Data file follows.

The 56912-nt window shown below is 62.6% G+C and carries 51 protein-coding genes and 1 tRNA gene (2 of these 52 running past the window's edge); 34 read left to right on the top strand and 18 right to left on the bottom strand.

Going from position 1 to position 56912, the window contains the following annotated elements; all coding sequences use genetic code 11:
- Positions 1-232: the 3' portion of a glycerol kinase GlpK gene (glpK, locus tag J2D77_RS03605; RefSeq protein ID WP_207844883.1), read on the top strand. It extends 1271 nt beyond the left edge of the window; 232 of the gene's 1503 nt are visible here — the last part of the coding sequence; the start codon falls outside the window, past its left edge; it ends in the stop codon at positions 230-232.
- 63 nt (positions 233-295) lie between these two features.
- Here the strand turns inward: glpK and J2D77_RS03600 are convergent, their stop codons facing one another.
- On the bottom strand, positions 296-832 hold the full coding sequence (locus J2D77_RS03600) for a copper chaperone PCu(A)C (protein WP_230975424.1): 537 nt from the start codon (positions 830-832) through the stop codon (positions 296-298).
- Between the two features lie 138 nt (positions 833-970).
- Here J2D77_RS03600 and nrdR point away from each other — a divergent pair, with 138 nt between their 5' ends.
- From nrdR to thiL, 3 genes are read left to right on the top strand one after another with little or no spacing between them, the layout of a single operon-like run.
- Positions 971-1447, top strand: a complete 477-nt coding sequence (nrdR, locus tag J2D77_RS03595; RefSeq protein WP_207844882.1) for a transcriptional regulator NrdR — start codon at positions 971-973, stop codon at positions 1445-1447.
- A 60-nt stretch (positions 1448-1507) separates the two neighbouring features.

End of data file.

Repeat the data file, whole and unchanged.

The 56912-nt window shown below is 62.6% G+C and carries 51 protein-coding genes and 1 tRNA gene (2 of these 52 running past the window's edge); 34 read left to right on the top strand and 18 right to left on the bottom strand.

Going from position 1 to position 56912, the window contains the following annotated elements; all coding sequences use genetic code 11:
- Positions 1-232: the 3' portion of a glycerol kinase GlpK gene (glpK, locus tag J2D77_RS03605; RefSeq protein ID WP_207844883.1), read on the top strand. It extends 1271 nt beyond the left edge of the window; 232 of the gene's 1503 nt are visible here — the last part of the coding sequence; the start codon falls outside the window, past its left edge; it ends in the stop codon at positions 230-232.
- 63 nt (positions 233-295) lie between these two features.
- Here the strand turns inward: glpK and J2D77_RS03600 are convergent, their stop codons facing one another.
- On the bottom strand, positions 296-832 hold the full coding sequence (locus J2D77_RS03600) for a copper chaperone PCu(A)C (protein WP_230975424.1): 537 nt from the start codon (positions 830-832) through the stop codon (positions 296-298).
- Between the two features lie 138 nt (positions 833-970).
- Here J2D77_RS03600 and nrdR point away from each other — a divergent pair, with 138 nt between their 5' ends.
- From nrdR to thiL, 3 genes are read left to right on the top strand one after another with little or no spacing between them, the layout of a single operon-like run.
- Positions 971-1447, top strand: a complete 477-nt coding sequence (nrdR, locus tag J2D77_RS03595; RefSeq protein WP_207844882.1) for a transcriptional regulator NrdR — start codon at positions 971-973, stop codon at positions 1445-1447.
- A 60-nt stretch (positions 1448-1507) separates the two neighbouring features.